The country representative of Catholic Relief Services (CRS), Ms Rebecca Hallam, has called on both state and local governments to improve the lives of its citizens by increasing its investment on adult basic education.
She stated this in Abuja, yesterday, at the final dissemination of the Feed the Future Nigeria Livelihood project, organised by CRS in partnership with the Federation of Muslim Women Association of Nigeria (FOMWAN), Catholic Caritas Foundation of Nigeria (CCFN) and other Civil Society Organisations (CSOs) with the theme, “Progress Towards Reducing Poverty in Nigeria”.
The five-year programme (2013-2018) which was funded by USAID in selected northern states of Sokoto, Kebbi, Adamawa, Yobe, and Borno; and the Federal Capital Territory (FCT) was aimed at boosting agriculture; building income and assets; improving nutritional and educational status, especially of women and children.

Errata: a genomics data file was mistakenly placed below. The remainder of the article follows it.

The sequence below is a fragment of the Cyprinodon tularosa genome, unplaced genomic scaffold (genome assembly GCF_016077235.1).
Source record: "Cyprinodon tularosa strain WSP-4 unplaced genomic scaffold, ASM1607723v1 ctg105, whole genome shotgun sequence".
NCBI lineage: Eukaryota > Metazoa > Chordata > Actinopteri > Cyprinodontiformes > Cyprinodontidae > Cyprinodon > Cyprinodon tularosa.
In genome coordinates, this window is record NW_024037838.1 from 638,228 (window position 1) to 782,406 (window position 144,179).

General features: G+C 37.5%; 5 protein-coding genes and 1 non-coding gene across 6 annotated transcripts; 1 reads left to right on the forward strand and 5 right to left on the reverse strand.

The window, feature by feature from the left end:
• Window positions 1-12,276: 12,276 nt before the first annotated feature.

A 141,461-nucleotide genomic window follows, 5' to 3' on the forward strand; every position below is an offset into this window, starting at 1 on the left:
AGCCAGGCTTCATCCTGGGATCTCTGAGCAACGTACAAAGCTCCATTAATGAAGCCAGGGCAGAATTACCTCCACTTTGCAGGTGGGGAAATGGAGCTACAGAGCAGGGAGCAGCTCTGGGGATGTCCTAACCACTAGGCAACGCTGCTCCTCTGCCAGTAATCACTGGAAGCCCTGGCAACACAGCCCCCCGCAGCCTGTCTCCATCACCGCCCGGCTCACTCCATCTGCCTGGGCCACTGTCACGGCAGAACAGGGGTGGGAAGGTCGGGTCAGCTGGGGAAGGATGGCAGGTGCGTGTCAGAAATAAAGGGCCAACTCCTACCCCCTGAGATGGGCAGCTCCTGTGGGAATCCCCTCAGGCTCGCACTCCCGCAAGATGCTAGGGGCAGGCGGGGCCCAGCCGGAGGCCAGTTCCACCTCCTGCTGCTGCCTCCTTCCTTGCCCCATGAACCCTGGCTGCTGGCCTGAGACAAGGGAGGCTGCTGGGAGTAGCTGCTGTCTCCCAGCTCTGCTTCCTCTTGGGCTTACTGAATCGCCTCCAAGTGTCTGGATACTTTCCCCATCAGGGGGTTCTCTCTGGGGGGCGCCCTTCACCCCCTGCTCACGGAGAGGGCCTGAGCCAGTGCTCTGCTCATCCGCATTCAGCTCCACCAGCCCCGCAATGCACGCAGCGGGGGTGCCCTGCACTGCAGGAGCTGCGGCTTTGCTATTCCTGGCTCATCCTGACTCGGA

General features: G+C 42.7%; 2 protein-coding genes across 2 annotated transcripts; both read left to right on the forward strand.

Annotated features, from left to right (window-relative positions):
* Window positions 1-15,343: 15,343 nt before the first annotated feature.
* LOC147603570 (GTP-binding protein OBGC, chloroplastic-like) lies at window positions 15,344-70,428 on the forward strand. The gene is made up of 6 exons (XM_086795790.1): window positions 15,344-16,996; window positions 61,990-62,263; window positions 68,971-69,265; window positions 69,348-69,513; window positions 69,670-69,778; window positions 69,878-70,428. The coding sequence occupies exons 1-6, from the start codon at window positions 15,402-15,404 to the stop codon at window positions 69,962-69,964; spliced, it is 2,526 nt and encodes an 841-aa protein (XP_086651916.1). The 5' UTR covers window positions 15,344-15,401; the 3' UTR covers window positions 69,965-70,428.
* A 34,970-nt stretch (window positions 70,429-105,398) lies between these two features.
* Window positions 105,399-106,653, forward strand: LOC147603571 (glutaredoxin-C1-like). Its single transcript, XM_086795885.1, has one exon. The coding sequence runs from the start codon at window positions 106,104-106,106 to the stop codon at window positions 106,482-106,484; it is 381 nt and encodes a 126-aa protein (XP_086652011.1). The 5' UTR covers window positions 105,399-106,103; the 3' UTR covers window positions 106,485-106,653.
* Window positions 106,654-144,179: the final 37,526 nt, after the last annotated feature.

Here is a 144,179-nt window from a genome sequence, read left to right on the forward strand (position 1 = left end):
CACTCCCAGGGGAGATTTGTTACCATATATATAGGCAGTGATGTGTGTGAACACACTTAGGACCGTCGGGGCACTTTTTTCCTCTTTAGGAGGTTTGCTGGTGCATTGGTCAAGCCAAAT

She suggested that other donor and private organisations interested in improving the lives of beneficiaries should adopt a project model that included literacy and numeracy, adding that it has been tested and proved to be effective and adaptable to the communities.
Hallam noted that literacy and numeracy are vital aspects of improving the livelihoods of people, noting that the use of specialised primers made it very easy for beneficiaries to comprehend the curriculum.
She maintained that the project interventions contributed immensely to the reduction of poverty among the beneficiaries, as well as increased and diversified their income for sustainable livelihoods and income generation.
Hallam emphasised that the project touched the lives of about 260,000 people across northern Nigeria.
The World Bank’s Africa Region Gender Innovation Lab, Ms Marietu Sanago, noted that the project improved food consumption, food security and diet diversity, adding that cash transfers component of the project, were used for housing improvements.
Sanago, who spoke through a video message, pointed out that cash transfers impacted on both household consumption as well as women’s employment and wellbeing, even as she regretted that over 92 per cent of people within Kebbi were very poor.
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